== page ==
A central goal of observational cosmology is to characterize the statistics of the initial perturbations of our universe, thereby constraining the physics which generated them. Observations to date are consistent with adiabatic, Gaussian, scalar initial conditions but deviation from a scale invariant initial power spectrum has been observed with 3 sigma significance. This led to a new and powerful probe of the origin and evolution of structures in the universe: primordial non-Gaussianity. The latter is an actively developed field and concerns primordial non-Gaussian contributions to the correlations of cosmological fluctuations and other cosmological observables and are widely expected to become an important probe of both the early and the late universe. In particular, on-going and future observations of fluctuations in the cosmic microwave background and the large-scale structure will test the level of primordial non- Gaussianity and therefore provide us with crucial information about the early and late evolution of our universe.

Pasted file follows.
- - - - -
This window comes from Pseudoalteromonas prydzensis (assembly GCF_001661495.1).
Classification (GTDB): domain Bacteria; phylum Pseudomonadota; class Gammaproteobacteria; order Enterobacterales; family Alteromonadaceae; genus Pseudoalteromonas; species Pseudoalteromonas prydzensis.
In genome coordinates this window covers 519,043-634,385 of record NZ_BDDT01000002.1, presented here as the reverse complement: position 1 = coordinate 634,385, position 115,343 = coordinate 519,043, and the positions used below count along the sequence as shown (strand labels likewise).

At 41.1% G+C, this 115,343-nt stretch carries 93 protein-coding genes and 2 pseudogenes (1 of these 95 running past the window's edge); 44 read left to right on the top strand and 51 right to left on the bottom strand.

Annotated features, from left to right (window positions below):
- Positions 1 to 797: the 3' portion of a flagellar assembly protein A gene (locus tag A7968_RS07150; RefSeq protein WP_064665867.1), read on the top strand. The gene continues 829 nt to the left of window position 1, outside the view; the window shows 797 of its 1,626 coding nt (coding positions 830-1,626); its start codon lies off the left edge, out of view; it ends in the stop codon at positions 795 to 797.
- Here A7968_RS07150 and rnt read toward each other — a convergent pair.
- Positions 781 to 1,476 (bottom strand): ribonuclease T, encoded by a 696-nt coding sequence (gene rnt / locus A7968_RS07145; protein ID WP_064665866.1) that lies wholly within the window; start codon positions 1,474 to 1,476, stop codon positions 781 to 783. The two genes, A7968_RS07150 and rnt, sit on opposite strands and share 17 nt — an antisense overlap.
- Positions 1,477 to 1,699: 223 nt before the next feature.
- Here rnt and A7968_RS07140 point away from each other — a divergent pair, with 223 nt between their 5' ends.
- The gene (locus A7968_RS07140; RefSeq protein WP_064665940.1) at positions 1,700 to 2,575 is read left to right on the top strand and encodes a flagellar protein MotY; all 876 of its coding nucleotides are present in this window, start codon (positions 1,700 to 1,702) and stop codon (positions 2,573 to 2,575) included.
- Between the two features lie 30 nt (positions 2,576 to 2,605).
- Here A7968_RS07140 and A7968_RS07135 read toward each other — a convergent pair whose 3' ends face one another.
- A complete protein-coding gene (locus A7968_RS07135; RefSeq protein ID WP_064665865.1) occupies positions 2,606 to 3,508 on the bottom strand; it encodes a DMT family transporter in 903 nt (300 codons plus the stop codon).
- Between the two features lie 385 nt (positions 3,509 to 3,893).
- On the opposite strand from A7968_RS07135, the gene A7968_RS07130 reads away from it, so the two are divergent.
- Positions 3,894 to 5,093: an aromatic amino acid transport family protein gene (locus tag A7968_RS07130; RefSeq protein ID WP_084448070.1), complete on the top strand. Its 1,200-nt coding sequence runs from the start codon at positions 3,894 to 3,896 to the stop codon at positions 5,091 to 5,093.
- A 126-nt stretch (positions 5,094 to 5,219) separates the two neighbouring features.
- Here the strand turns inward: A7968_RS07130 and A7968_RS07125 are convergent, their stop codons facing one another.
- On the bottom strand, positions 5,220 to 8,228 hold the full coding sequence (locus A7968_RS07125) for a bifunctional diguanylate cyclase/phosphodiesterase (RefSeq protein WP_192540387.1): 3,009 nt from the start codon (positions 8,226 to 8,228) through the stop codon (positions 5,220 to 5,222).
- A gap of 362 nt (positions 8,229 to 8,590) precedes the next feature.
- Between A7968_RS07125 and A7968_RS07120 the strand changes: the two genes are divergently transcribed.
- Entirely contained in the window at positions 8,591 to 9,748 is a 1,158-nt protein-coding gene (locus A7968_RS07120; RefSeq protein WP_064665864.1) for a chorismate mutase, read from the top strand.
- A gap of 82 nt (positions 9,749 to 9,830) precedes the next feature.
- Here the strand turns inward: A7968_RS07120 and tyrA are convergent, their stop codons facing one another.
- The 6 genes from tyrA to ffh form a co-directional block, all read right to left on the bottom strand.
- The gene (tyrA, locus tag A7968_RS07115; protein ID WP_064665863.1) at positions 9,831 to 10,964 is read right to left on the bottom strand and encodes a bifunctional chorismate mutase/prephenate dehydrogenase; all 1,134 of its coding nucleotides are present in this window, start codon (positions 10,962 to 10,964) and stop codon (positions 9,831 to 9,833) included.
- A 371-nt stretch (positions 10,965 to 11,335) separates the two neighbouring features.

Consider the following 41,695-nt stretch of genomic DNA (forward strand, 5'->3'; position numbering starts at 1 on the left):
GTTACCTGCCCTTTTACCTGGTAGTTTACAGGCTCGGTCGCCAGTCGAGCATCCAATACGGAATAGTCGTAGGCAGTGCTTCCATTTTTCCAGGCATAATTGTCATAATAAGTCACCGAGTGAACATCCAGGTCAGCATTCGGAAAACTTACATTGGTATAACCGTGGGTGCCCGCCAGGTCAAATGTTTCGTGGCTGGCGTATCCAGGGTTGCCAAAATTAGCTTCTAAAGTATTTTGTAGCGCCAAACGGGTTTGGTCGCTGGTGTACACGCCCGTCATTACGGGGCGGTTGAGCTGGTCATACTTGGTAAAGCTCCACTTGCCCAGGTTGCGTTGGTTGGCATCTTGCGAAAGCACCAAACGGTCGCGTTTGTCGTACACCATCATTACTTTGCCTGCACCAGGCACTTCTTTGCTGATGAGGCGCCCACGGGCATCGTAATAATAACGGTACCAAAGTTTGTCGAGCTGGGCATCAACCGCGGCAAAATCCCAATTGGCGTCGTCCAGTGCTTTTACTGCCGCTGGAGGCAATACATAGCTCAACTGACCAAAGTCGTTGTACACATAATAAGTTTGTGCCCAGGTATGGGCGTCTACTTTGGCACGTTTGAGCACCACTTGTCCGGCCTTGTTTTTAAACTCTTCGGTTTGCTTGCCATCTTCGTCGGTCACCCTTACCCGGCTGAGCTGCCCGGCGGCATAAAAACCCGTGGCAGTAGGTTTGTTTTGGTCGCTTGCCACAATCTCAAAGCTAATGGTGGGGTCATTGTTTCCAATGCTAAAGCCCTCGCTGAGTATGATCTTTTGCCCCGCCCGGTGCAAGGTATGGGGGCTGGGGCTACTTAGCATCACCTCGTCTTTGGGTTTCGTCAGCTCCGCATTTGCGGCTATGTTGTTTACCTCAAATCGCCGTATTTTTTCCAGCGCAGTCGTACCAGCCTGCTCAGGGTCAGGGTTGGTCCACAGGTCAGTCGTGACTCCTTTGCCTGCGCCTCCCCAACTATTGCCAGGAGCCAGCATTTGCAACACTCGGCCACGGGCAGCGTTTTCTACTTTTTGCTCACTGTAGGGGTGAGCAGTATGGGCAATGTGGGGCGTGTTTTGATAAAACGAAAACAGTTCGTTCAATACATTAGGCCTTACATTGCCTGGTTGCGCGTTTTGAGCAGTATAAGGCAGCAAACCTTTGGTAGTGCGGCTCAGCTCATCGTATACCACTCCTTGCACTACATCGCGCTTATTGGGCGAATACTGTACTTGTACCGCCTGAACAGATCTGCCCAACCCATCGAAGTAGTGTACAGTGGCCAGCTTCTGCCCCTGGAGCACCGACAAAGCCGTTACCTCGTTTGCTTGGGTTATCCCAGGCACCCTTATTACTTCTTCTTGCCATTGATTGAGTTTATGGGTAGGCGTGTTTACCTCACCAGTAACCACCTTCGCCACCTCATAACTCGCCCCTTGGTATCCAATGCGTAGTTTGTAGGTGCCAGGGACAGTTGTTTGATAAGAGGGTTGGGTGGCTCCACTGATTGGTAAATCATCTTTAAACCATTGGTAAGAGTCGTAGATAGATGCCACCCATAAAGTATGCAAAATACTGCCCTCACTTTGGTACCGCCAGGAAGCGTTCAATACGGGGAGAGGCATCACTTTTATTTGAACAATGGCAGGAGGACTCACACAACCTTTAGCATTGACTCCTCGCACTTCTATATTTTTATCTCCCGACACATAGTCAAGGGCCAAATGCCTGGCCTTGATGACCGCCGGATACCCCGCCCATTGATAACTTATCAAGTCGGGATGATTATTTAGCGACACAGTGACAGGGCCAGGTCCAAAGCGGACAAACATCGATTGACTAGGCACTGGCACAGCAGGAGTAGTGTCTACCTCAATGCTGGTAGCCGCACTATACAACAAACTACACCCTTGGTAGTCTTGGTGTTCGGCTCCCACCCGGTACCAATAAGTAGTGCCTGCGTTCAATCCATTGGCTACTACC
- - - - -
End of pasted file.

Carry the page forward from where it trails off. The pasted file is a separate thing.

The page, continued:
We plan to pursue a number of related directions of research. In particular: (1) We will employ field theoretic methods to study non-Gaussianity sourced by particular field theory models on curved spacetime. (2) We will investigate non Gaussian perturbations generated during the inflationary de Sitter phase of the Universe by using Conformal Field Theory techniques. (3) We will perform analytical and numerical work (if needed) to evaluate the non-Gaussianity left imprinted in the cosmic microwave background anisotropies by the second-order effects where the non-Gaussianity is not only of primordial origin but receives contributions from cosmological perturbations in the post-inflationary era, and (4) We will investigate the effect of heavy massive fields of the quasi-de Sitter phase of the universe on the non-Gauusianity of the primordial perturbations due to their ultraviolet mixing with light fields.
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